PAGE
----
“When we concentrate on a material object…the very act of our attention may lead to our involuntarily sinking into the history of that object. Transparent things, through which the past shines! Objects, inert in themselves but much used by careless life, (you are thinking of a hillside stone over which a multitude of small animals have scurried) are particularly difficult to keep in surface focus: novices fall through the surface, humming happily to themselves, and are soon reveling with childish abandon in the story of this stone, of that heath. A thin veneer of immediate reality is spread over natural and artificial matter, and whoever wishes to remain in the now, should please not break its tension film. Otherwise the inexperienced miracle-worker will find himself no longer walking on water, but descending upright among staring fish.”  – Vladimir Nabokov

These expressions represent three recent themes: personal and universal journaling, the simplicity and transparency of a single textile, and my conviction that we scorn and discard what will prove to have mattered most. Calligraphy, storytelling, and the quilter’s love of texture combine with a new commitment to the design of the page, the book. The signature is a printer’s term, and I redefine it here to link book and quilt forms. These are quilts in structure, but they are about the content rather than the surface. 

We have what we need. It has comforted me as an artist to forego the nearly limitless material resources that tempt us at every turn. I choose to limit my palette to humble, random debris, and I delight in the study of those trimmings and findings that have taken on a life of their own. While we are looking the other way, they have become a kind of compost, and they will fertilize the future if we let them.

Ghost Quilt

Primary Colors

A gift for Ginny Grose from her husband Phil.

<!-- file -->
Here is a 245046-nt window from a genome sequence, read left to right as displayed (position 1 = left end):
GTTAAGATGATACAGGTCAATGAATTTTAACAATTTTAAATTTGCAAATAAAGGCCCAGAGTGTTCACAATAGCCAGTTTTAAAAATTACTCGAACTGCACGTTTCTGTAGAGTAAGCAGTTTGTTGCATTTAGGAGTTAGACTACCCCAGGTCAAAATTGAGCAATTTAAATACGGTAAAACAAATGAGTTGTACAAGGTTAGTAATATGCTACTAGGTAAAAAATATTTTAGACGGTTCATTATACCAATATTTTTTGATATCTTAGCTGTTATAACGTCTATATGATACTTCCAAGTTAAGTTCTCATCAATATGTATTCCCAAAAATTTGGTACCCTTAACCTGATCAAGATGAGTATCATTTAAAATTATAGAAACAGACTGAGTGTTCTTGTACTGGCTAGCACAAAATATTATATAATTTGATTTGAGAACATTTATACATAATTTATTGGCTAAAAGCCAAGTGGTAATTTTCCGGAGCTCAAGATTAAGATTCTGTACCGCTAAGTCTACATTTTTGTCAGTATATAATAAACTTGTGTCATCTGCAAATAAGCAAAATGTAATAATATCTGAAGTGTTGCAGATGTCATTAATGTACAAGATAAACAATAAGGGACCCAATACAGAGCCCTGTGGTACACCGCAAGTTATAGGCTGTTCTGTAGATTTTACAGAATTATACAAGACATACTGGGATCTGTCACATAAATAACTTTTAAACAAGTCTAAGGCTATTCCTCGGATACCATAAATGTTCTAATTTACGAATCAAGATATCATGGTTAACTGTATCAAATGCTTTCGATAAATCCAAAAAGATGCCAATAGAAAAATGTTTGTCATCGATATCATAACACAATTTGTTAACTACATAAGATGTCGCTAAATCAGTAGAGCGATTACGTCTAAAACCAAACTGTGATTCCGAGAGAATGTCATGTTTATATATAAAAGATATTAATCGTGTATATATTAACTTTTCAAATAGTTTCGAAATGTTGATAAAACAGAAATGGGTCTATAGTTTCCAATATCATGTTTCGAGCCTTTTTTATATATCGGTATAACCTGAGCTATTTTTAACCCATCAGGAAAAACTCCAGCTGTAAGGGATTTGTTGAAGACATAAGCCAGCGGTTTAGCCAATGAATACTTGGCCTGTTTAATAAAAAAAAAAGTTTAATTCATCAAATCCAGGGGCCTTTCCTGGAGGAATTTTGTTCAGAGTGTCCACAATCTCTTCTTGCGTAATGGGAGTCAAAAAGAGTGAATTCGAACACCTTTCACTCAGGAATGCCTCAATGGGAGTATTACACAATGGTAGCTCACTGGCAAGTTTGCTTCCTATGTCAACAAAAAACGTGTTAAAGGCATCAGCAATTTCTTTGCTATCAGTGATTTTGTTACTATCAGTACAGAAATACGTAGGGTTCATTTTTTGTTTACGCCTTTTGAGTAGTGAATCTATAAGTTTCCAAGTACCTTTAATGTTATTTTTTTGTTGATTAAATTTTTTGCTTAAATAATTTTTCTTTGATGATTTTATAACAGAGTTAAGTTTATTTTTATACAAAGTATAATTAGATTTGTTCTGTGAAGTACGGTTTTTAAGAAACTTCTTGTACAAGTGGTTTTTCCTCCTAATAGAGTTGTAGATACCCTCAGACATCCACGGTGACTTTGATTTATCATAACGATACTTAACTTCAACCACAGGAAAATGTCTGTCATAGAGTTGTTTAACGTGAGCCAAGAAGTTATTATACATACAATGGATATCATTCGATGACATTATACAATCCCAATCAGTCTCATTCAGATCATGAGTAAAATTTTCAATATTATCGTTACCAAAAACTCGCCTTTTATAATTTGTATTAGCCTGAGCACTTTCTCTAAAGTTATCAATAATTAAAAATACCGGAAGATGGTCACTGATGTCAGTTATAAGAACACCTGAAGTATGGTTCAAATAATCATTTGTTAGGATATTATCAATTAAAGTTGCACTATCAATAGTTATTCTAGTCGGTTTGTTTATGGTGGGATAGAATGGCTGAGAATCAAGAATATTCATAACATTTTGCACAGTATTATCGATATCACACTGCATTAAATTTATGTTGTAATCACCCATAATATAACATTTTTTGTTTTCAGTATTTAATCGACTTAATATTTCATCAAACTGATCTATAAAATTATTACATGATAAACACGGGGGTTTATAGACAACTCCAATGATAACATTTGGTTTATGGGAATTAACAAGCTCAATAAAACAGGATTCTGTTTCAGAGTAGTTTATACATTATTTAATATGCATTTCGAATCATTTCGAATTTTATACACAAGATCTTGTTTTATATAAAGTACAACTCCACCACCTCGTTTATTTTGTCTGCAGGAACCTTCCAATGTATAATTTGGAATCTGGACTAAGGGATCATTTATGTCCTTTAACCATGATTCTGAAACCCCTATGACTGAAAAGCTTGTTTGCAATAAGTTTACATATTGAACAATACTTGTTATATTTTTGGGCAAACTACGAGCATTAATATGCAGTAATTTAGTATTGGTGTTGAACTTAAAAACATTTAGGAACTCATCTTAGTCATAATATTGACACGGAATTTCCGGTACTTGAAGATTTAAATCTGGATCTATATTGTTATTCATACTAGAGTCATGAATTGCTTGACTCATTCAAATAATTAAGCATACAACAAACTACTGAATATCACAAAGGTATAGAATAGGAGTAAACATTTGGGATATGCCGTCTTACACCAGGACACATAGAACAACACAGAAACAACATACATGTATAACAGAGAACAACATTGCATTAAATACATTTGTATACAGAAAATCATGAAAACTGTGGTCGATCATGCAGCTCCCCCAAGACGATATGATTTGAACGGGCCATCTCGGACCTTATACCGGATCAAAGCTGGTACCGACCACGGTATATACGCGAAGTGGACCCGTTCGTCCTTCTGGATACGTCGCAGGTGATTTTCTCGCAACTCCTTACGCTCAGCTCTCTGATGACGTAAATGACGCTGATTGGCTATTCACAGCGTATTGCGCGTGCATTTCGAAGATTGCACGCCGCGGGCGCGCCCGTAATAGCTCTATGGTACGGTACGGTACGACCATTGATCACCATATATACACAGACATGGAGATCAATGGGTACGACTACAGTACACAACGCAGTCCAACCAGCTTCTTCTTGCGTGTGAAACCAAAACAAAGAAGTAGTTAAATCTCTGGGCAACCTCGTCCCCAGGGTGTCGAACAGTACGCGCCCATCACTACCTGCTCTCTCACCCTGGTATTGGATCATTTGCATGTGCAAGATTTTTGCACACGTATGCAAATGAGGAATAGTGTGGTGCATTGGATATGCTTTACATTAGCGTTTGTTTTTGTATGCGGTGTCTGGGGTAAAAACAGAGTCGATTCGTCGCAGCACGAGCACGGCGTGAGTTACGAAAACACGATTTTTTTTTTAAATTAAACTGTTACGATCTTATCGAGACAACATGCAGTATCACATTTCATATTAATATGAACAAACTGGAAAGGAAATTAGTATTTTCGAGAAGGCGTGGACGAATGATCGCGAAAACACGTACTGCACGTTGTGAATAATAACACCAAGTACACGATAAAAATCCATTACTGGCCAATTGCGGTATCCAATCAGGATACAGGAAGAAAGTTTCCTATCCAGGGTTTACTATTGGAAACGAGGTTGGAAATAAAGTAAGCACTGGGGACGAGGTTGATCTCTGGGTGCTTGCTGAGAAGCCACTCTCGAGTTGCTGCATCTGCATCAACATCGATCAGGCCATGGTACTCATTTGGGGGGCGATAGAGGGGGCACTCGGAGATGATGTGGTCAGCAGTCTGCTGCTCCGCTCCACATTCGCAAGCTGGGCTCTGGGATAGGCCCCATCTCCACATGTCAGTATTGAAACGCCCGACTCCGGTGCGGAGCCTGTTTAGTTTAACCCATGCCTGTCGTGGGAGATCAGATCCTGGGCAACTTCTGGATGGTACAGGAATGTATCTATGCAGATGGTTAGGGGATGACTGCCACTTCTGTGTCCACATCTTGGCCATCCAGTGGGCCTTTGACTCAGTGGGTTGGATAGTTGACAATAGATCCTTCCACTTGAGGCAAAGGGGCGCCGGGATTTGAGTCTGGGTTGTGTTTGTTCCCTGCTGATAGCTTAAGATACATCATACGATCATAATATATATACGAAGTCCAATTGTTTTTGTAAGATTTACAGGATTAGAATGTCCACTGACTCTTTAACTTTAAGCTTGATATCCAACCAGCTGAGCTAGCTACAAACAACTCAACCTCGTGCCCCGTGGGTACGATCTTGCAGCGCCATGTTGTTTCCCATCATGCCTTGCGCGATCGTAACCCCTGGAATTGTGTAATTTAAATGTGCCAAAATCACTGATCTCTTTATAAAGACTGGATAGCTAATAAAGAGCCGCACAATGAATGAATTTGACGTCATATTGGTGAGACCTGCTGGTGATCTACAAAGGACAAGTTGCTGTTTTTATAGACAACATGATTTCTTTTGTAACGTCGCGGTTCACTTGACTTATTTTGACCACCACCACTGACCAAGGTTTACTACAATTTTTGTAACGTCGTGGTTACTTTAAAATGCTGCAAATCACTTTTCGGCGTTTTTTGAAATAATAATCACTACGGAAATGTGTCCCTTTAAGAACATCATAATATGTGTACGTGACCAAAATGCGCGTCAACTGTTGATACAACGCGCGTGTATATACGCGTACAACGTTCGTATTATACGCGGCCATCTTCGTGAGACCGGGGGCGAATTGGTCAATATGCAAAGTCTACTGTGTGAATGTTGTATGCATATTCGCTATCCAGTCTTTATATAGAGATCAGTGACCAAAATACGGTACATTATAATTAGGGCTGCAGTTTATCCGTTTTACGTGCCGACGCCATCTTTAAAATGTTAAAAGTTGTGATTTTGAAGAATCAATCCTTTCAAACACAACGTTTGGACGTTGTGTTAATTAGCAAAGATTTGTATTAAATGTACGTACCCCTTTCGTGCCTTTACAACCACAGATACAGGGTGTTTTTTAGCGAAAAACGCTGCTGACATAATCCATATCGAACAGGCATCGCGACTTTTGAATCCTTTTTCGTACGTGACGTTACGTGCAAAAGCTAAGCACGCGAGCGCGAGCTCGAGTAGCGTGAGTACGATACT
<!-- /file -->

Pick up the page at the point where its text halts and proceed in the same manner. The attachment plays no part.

Circa 2009

Words Are Seeds

Another Signature, in honor of my father’s life in publishing, and my own fascination with the design and formation of pages. The things we inherit through our DNA often conflict with the things our culture tells us. It is our constant battle to reconcile the two stories and to shape an individual conscience in the process. This is a reference to the unit of a book as it comes off the printing press, and to the history of quilts as vehicles for storytelling. The notes are a journal of my recycling journey through old studio debris. My constant attention to the creative process over 30 years has led me to ponder how seldom we learn without sacrificing what we originally assumed. Silk organza, tea-stained, bookbinders glue, found materials12 Panel Signature 

47”w x 35” | 2005

Disintegration Folio

My father collected my mother’s letters, written every day during WWII, including the ones the army shrunk for lighter weight shipping to France. After he died, she shredded them in a fit of emotional housekeeping, a profound lesson to me in letting go. Their mysteries are honored here. Silk organza, brown wrapping paper, beeswax, chile peppers, Vmail correspondence from World War II Folio

48”w x 36” |

Pattern Language

Homage to a profoundly influential book on the social implications of architecture. The background is made of patterns I acquired during research for my first job, as an assistant editor for the Vogue Sewing Book. This is where I applied and honed my skills at writing, re-writing, and page layout, and where I made my first efforts at textile collage. Teabag, hair, grasses, shreds of my mother’s letters, dress patterns, my calligraphy, a fragment of disintegrating flat from Chicago Lyric Opera ca. 1890.

38″w x 50″ | 2004

Tree Language

Scraps of old projects seem to form the most fertile compost for my recent work. Many inspiring leftovers from the past 20 years are captured here, part of the handwritten saga. The many layers of glued silk approximate parchment, but no goats died, only silkworms. Silk organza (12 layers), bookbinders glue, found materials, linen thread 

48”w x 38” | 2005

Tenuous Threads

This is a commission for Cynthia Boyer’s window, looking out over the Potomac from Alexandria, VA. I included several fragments from her studio, including some actual “chads” from the 2000 election. Silk, bookbinders glue, found objects 

36″ x 72″ | 2005

The Margins 
Conversations III

Nature / Nurture

Random Sample